I don't know why I would do that. All it would create is confusion and frustration for the few people who even see it, for everyone else it would be invisible, and it wouldn't bring back the Tux icon showing linux support on the game (to do that, it would have to be a non-beta branch).

I don't mind pushing linux builds for games that run well with that; it takes a bit of extra time per platform, but I'm thoroughly used to it. Literally every other Arcen title goes through that process, so it's not exactly new. I pushed linux builds for both AI War 2 and Starward Rogue in the last couple of days. But I do mind doing extra work for something that is a mix of invisible and a trap.

If I pushed the native version, it's not the build you should play. Why inflict lowered performance and model flickering on yourself for no reason? Would you actually choose to play that build over the proton one? I have two linux devices sitting on my desk, and the experience goes from "very nice" to "fairly crap" between the two options.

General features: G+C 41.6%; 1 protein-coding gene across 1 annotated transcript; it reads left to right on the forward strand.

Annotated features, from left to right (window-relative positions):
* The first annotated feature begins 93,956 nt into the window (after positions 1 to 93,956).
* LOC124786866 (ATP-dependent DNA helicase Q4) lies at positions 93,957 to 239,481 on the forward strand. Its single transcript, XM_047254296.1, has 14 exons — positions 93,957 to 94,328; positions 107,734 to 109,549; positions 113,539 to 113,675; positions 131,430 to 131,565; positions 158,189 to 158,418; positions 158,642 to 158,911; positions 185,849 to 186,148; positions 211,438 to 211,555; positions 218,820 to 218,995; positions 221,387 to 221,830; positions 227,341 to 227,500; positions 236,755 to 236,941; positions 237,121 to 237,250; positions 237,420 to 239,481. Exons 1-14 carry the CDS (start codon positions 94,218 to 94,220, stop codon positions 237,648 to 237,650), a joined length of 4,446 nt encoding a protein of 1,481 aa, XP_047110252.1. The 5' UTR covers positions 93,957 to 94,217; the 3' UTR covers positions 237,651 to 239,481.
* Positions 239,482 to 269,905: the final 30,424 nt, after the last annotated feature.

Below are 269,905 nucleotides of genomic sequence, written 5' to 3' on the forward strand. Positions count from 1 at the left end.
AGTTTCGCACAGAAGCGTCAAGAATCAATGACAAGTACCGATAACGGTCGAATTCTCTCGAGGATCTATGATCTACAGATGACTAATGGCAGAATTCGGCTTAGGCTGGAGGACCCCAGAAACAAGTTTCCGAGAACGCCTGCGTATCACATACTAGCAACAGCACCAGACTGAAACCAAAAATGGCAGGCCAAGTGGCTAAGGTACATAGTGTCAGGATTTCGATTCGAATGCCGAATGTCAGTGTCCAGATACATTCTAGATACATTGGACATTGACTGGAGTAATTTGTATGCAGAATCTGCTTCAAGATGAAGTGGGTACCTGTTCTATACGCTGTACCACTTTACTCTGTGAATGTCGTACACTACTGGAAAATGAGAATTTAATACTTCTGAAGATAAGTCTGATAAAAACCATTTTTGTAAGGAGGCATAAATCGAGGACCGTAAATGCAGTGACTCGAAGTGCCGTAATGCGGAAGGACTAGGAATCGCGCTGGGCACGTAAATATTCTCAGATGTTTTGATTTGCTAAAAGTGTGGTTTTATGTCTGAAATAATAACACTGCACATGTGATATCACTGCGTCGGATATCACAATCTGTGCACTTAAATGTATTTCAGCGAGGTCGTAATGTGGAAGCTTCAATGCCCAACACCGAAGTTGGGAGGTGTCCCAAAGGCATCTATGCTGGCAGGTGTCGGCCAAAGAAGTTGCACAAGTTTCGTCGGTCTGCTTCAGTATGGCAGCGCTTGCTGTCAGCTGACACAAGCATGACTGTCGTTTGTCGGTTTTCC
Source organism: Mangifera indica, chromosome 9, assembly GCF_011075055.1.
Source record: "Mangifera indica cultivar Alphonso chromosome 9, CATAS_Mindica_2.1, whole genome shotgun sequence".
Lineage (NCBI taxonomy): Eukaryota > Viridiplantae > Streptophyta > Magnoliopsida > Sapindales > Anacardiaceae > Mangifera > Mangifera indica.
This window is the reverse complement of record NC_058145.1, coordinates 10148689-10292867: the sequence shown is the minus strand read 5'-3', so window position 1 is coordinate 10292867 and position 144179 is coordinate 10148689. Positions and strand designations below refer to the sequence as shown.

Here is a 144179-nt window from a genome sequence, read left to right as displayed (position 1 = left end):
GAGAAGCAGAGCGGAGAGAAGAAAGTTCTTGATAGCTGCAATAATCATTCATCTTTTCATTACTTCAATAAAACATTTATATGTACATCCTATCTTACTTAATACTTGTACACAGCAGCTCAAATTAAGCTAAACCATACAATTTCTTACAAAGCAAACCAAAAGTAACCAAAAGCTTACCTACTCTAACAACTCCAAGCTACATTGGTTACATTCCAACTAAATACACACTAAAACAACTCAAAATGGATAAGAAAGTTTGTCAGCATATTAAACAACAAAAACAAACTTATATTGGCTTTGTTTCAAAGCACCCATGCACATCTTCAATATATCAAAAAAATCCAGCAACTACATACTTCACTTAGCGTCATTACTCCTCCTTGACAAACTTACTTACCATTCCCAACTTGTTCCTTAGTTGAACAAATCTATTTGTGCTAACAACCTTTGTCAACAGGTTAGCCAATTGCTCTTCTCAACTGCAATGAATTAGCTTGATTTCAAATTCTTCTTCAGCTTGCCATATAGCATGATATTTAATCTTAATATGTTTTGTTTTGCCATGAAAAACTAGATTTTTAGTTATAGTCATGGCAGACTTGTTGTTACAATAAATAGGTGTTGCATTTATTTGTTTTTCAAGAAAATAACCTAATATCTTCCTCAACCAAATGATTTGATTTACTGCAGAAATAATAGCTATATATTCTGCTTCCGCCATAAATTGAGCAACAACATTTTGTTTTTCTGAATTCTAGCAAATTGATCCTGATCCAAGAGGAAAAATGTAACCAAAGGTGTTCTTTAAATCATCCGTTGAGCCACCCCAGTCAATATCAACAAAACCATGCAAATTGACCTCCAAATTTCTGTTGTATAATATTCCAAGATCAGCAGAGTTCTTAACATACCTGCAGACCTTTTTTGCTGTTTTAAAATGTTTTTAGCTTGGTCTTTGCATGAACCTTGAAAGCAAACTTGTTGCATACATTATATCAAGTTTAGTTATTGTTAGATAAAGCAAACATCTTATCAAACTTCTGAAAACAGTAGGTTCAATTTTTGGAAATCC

Like I just... don't know what the purpose would be. Nobody would want to play it. The visual glitch is not something a driver update would fix, FYI. It's because unity does not reverse their z buffer properly on vulkan on linux, for some asinine reason. Short of a unity update where they fix that or make that an option, it will flicker forever. The performance degradation might be a driver issue or a vulkan issue or a unity issue, it's hard to say, That's something that might be fixed over time with no engine updates, it's hard to say.